Half an hour with mother boosts child’s skills for life
Children’s intelligence and social skills can be significantly affected by the activities they do with their mothers, scientists have suggested.
A 16-year study of 8,000 children found that those whose mothers concentrated on educational tasks, such as helping with homework or reading books, grew up to have better cognitive abilities. Those whose mothers focused on recreational activities, such as singing or painting, had better social skills.
The conclusions were reached as a result of a long-running study of environmental factors that affect development, using data from the Millennium Cohort Study. The research was not able to prove that mothers’ interventions were what made the difference. It is possible that sociable mothers are more likely to play with their children, and also more likely genetically to have sociable children. But Marco Francesconi from the University of Essex said parents should take notice. “I would estimate that just half an hour is enough to make a real difference,” he said.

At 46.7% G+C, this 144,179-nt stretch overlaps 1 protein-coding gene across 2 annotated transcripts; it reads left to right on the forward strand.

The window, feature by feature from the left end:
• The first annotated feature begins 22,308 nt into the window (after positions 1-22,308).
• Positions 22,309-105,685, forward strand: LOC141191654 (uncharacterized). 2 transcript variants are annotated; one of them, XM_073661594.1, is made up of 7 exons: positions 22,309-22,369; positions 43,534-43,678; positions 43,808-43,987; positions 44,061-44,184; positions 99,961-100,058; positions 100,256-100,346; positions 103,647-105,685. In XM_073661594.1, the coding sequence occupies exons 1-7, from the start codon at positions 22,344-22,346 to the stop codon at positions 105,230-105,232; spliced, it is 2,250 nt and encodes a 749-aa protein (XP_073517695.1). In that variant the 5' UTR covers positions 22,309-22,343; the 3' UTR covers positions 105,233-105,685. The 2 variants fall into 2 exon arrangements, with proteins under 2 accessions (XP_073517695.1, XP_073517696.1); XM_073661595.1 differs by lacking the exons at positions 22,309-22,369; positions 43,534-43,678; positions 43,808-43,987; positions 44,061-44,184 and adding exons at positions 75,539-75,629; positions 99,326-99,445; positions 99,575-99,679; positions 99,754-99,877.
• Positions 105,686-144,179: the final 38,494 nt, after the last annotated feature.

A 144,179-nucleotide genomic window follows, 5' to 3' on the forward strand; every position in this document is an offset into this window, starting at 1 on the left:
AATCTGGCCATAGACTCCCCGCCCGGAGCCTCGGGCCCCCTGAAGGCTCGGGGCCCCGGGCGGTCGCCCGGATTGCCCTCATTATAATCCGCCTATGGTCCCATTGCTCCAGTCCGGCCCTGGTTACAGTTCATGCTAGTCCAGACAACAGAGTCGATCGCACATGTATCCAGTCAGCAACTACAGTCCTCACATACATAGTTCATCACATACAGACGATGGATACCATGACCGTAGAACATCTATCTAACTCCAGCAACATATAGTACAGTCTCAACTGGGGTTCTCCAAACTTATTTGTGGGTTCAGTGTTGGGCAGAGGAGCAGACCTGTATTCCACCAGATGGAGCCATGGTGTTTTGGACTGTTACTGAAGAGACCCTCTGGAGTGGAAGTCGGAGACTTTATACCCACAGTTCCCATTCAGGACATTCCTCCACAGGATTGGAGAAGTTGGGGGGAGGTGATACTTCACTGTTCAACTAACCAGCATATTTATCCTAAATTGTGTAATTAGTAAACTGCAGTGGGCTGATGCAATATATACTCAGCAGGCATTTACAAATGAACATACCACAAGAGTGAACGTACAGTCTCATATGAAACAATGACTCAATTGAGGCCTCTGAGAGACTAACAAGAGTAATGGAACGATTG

“While children who spend more time doing educational activities will go on to do better in university and in the workplace, children who spend time doing recreational activities are less aggressive, and integrate better into groups.”
He added that simply giving children attention could combat inequalities. “If you imagine two families — one with a mother with a university degree and another with a mother who has had no education at all — we know that the child of the mother with no education is much more likely to do badly in school.
“Our study shows if the mother with no education spends a lot of time doing educational activities with her child, she can make up half of the difference.”